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The Debate over Lowering DUI from .08 to .05 Blood Alcohol Content

The majority of personal injury cases today arise out of auto accident injuries. While many different factors contribute to unsafe driving in Maine, for decades authorities have targeted driving under the influence (DUI) because of the large numbers of fatalities and serious injuries that drunk driving accidents cause.

In the spring of 2013, US News reported that the National Transportation Safety Board (NTSB) voted to encourage states to lower blood alcohol content (BAC) from .08 to .05 for DUIs. All states have the right to establish their own BAC limits, but as of 2004, all states set the BAC at .08 for DUI arrests. While the NTSB estimates that a .05 BAC limit will reduce drunken driving fatalities by 1,000 persons a year, criminal prosecutors believe that a .05 BAC would increase the difficulty of obtaining DUI convictions. For one thing, many people with .05 BAC levels would not have trouble passing a Field Sobriety test. Criminal conviction requires proving the defendant was guilty beyond a reasonable doubt and when a driver does not appear impaired, the burden of proof is difficult to establish.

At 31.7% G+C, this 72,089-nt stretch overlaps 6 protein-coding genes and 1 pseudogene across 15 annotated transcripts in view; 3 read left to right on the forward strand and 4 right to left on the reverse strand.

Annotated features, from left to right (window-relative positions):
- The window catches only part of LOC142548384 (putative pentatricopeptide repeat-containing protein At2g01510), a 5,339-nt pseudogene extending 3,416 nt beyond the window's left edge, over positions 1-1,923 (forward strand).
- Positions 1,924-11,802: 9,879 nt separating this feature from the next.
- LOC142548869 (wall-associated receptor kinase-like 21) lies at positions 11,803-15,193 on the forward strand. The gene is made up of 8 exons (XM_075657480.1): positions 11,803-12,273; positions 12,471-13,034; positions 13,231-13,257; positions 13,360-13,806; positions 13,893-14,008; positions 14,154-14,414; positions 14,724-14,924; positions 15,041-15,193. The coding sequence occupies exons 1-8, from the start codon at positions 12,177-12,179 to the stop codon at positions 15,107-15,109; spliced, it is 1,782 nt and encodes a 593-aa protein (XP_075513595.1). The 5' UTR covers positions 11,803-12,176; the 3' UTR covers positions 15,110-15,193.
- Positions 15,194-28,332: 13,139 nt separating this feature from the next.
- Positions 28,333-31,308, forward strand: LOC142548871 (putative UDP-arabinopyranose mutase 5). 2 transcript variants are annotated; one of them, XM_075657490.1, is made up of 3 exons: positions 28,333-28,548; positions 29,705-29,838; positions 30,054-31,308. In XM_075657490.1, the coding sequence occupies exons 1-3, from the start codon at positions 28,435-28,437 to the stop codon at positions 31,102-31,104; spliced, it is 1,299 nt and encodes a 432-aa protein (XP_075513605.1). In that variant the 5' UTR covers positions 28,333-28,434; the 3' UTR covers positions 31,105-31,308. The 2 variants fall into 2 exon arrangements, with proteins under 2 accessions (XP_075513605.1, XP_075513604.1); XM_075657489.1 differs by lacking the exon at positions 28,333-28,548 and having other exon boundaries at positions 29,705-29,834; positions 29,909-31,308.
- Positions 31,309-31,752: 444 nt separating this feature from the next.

By comparison, in a civil case such as a personal injury lawsuit, the burden of proof is a “preponderance of the evidence.” A preponderance of the evidence requires convincing the jury that it is more likely than not (greater than a 50 percent certainty) that the defendant’s negligence caused the injury and property damages.

Drivers with .05 BAC levels may indeed appear negligent and responsible for damages allowing an attorney to win a civil case even though the criminal prosecutor decides not to indict or is unable to win a DUI conviction.